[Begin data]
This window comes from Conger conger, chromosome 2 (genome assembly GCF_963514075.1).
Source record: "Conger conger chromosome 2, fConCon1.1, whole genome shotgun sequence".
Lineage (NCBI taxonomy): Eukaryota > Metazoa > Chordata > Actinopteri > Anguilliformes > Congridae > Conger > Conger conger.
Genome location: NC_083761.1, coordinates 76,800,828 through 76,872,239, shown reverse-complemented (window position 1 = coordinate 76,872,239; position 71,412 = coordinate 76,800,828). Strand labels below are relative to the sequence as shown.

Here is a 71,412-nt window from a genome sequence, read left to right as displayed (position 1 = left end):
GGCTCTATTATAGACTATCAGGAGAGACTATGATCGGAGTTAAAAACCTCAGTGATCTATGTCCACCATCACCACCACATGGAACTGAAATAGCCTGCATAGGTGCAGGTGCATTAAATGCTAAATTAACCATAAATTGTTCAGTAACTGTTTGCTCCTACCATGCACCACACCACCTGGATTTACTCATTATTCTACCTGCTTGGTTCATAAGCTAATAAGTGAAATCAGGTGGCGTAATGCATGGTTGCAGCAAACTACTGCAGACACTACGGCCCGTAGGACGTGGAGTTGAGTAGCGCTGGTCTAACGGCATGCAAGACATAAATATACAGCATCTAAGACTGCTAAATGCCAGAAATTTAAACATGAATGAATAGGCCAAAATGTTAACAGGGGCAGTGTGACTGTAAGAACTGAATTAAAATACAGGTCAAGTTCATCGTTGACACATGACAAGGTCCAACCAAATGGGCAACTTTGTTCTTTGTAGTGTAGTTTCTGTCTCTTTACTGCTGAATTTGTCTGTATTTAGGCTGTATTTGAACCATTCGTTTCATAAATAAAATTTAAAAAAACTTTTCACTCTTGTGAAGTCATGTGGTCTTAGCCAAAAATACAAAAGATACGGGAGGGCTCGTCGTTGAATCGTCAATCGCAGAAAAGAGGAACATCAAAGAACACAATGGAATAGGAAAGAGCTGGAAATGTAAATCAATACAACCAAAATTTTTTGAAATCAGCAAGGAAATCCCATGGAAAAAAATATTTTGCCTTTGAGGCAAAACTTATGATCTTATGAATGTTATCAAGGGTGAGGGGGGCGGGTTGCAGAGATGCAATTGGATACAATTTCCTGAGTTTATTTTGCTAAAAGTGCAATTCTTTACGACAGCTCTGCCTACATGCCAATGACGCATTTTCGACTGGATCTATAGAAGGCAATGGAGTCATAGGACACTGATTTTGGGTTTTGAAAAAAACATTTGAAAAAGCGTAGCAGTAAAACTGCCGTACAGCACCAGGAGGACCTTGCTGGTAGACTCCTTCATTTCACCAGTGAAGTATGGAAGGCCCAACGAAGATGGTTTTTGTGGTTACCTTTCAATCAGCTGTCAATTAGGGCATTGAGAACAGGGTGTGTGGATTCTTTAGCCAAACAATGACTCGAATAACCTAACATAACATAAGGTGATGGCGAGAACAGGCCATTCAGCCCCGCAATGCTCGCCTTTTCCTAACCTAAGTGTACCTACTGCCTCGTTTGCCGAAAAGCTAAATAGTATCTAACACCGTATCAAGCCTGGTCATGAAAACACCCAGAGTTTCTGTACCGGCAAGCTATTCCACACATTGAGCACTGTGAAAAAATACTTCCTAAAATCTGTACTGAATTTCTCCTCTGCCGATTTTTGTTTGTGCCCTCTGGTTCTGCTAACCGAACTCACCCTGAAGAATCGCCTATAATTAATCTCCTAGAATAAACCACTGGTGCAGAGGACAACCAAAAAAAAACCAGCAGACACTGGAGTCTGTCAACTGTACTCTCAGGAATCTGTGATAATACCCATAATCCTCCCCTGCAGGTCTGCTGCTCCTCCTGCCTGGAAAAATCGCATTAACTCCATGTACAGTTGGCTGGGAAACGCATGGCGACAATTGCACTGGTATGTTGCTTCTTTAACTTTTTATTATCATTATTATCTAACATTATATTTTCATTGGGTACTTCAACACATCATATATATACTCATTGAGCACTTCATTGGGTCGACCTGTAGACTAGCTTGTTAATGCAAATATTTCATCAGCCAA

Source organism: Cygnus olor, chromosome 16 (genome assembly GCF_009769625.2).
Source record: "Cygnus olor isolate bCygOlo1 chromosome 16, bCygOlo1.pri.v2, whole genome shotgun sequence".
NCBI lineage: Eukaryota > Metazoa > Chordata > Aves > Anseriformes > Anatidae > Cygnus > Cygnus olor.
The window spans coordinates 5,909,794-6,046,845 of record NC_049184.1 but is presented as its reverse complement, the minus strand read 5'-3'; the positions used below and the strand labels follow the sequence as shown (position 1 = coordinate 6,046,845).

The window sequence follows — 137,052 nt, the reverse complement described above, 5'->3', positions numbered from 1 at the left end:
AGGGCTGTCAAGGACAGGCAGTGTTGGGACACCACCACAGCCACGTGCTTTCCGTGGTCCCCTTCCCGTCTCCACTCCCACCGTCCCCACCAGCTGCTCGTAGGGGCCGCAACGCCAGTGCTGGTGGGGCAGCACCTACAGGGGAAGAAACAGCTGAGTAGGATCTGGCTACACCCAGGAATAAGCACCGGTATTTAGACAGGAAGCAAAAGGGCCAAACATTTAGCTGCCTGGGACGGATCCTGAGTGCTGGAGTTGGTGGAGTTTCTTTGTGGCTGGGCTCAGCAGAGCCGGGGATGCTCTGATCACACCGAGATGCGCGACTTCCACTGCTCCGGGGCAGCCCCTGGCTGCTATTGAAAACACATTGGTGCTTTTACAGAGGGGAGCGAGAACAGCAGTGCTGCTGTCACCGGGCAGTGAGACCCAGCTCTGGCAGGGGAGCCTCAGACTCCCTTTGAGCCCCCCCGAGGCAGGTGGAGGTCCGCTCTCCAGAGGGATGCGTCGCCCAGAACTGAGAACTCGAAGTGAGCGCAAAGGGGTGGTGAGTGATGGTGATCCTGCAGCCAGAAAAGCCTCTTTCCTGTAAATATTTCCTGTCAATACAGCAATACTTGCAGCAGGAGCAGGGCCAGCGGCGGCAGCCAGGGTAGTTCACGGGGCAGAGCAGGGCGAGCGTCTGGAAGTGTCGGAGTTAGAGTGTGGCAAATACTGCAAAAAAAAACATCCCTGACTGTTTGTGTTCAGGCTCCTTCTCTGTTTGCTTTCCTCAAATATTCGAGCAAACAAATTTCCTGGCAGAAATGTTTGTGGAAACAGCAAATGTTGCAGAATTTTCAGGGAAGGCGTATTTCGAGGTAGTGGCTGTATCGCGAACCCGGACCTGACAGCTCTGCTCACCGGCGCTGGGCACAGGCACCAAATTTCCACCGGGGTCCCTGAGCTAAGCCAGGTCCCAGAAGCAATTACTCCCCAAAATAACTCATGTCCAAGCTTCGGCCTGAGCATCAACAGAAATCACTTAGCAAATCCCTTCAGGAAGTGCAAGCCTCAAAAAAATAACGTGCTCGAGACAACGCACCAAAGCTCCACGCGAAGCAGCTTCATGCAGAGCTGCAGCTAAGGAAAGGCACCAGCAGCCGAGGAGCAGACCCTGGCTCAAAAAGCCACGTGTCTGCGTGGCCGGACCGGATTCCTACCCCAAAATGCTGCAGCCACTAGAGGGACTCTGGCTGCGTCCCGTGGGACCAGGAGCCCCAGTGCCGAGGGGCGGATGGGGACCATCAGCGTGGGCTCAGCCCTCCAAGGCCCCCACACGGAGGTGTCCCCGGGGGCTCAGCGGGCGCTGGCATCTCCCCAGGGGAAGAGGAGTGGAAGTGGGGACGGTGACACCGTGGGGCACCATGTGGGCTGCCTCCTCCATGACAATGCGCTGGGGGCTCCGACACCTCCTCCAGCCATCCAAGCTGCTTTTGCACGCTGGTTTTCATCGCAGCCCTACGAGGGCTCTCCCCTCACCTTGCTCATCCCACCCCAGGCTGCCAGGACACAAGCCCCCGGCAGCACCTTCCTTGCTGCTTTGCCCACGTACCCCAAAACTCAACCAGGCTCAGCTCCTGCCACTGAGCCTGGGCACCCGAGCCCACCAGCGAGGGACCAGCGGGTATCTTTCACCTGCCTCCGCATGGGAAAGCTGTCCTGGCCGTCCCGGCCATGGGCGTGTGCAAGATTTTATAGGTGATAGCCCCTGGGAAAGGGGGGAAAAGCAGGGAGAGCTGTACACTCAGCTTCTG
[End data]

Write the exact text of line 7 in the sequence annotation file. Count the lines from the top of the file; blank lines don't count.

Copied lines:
Source organism: Cygnus olor, chromosome 16 (genome assembly GCF_009769625.2).